Your Child’s Health Matters
The BHA Health Services Staff believes that the ability to learn at school is directly related to the status of a student’s health.
School nurses strengthen and facilitate the educational process by improving and protecting the health status of children and staff. They identify and assist in the removal or modification of health-related barriers to learning.
School nurses are supportive partners with parents by ensuring their child’s safety through skilled professional care and monitoring of their child’s treatment and medical needs.
School nurses are supportive partners with teachers through their early nursing interventions that decrease school absenteeism and increase the instructional time inside the classroom.
BHA School Nurses are the health advocates for all the school children and staff providing preventive health, health assessment, and referral services.
We encourage you to check out information about our services and policies by clicking on the links at the left. Please contact your school nurse if you have any questions.
Injuries and illnesses at school
BHA campus has a full-time registered nurse (RN) and Medical Assistant on-site. The school clinics are equipped to provide basic first aid only. All health services staff are CPR/AED certified and have received emergency preparedness training.
If your child is seriously injured or seriously ill, we will immediately notify you or your authorized emergency contacts.
Automated External Difibrillators (AEDS)
Currently, BHA has AEDs in both Main and ECE Campuses. Several employees at each campus are certified in CPR/AED.
An AED is a small, portable device that analyzes the heart’s rhythm and prompts the user to deliver a defibrillation shock if it determines one is needed. Once turned on, the AED guides the user through each step of the defibrillation process by providing voice and/or visual prompts.
Time to defibrillation, the most critical factor in sudden cardiac arrest (SCA) survival, can be reduced if an AED is “on-site” and can be brought to the victim quickly. This is one of the reasons that survival rates improve in communities with active AED programs. The goal is to improve SCA survival rates, and on-site AEDs can make the difference.
“We care about your children and understand that students must be healthy in order to be educated, and they must be educated in order to remain healthy.”
Products used in the clinic
Certain over-the-counter products are stocked in the clinic for treatment:
- Bacitracin Antibiotic
- Hydrocortisone Cream
- Aloe Vera Lotion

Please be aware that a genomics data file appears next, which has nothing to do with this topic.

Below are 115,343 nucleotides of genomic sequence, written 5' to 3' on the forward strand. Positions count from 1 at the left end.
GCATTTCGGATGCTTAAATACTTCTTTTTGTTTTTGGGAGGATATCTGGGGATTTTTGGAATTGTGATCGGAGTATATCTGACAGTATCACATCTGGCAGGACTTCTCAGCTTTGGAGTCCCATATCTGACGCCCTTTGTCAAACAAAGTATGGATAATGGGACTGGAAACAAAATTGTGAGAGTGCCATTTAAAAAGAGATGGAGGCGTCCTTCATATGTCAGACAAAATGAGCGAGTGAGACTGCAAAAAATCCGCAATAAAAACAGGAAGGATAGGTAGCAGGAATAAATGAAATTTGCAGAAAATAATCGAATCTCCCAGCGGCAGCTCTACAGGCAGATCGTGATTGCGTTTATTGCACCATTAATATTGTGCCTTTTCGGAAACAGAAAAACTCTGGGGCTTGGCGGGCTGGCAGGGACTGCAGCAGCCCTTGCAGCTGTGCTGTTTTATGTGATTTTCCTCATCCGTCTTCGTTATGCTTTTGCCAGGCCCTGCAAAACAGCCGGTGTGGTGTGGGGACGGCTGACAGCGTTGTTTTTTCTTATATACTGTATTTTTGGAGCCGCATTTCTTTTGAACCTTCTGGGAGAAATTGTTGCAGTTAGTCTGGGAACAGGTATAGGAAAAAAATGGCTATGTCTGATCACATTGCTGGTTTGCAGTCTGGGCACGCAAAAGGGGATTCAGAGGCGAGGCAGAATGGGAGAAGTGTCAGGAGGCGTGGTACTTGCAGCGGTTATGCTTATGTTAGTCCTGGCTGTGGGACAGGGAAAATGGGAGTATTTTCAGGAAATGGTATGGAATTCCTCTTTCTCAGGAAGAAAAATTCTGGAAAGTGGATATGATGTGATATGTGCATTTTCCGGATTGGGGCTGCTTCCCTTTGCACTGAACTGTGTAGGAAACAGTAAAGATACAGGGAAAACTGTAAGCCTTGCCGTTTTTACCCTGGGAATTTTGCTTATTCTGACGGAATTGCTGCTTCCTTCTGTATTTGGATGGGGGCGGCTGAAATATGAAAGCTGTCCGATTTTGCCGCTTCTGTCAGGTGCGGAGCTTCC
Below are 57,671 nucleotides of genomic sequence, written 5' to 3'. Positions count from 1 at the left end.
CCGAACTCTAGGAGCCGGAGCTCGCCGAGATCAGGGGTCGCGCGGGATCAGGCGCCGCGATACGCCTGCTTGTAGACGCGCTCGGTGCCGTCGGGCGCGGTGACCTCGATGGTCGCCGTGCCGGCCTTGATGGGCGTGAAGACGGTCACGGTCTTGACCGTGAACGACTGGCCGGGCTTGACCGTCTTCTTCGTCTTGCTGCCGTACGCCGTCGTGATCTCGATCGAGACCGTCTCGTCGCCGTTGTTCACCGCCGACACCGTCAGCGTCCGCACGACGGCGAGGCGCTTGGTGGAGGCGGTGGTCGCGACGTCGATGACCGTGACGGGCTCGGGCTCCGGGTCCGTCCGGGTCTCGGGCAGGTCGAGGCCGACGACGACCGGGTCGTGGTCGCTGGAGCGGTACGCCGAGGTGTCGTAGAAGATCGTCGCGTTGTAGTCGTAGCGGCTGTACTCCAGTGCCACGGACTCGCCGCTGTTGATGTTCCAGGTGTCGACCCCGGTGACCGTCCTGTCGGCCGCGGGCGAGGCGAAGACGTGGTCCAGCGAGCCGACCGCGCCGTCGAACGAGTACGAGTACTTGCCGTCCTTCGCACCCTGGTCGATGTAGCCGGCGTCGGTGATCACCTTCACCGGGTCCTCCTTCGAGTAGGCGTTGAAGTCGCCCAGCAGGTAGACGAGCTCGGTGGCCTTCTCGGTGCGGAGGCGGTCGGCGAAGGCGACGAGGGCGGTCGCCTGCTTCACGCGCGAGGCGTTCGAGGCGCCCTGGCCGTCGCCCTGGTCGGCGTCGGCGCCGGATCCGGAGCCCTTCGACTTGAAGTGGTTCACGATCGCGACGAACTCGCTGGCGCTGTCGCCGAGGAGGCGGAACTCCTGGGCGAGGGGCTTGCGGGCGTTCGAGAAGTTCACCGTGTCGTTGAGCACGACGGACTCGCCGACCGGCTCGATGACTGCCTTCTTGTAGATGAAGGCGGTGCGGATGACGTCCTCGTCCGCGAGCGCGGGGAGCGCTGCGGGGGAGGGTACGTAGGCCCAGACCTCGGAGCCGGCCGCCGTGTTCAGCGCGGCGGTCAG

- First Aid and Burn Cream
- Saline Eye Wash
Please inform the school nurse if you do not want your child to be treated with these products.
Anaphylaxis & Food Allergy
(Severe Allergic Reaction)
Anaphylaxis is a sudden, life threatening, severe allergic reaction. The most dangerous symptoms include breathing difficulties, a drop in blood pressure or shock. Common examples of potentially life threatening allergies are those to foods or stinging insects. Other allergic reactions may also occur to medications, latex or while exercising.
The emergency treatment is epinephrine, which is usually supplied in epinephrine auto-injectors (example: EpiPen® and EpiPen Jr® or Auvi-Q®).
While BHA cannot guarantee an allergy-free environment at school, the academy is committed to doing everything possible to ensure the safety of every child who has allergies.
BHA has developed guidelines to manage students with these life threatening allergies so that they may safely participate in the educational process. High School Students who are at risk for developing anaphylaxis are entitled to carry and self-administer their anaphylaxis medications (epinephrine auto-injectors) while at school or a school event, if they have met the legal requirements below:
- The medication and the self-administration must be authorized by a physician or licensed health care provider.
- The student must demonstrate to the physician, other health care provider and to the school nurse, if available, the skill level necessary to self-administer the medication. Please contact the school nurse before enrollment or at the start of the new school year, to obtain all the proper paper work needed that will help ensure the safety of your student with an allergy.
Parents of children with known anaphylaxis are expected to provide an individual supply of emergency medication to the campus nurse.
(Including, but not limited to, peanut allergy)
BHA Food Management Plan will be individualized to all students who have food allergies.
Once notified of the student’s allergy, a working partnership with students, parents, student’s physician, school nurse and other school personnel, as appropriate, begins the foundation for the development of an individual health plan (IHP).
Upon receipt of signed medical plans and parental consent, the IHP is developed. The first to be addressed is the emergency response. This ensures that a team of at least three (3) principal-designated staff members, who work daily with the affected student, are trained to recognize an allergic reaction, have the rescue drugs readily available and quickly treat the student. This will include training of these staff members annually or more frequently as the school nurse deems necessary.
The emergency response team in each school drills every semester to hone their response skills. In the case of severe life threatening allergies, the school principal will collaborate with the school nurse to send letters to other parents of the class requesting parents to voluntarily refrain from sending the allergen food in their child’s belongings during school or for after-school activities, celebrations or parties.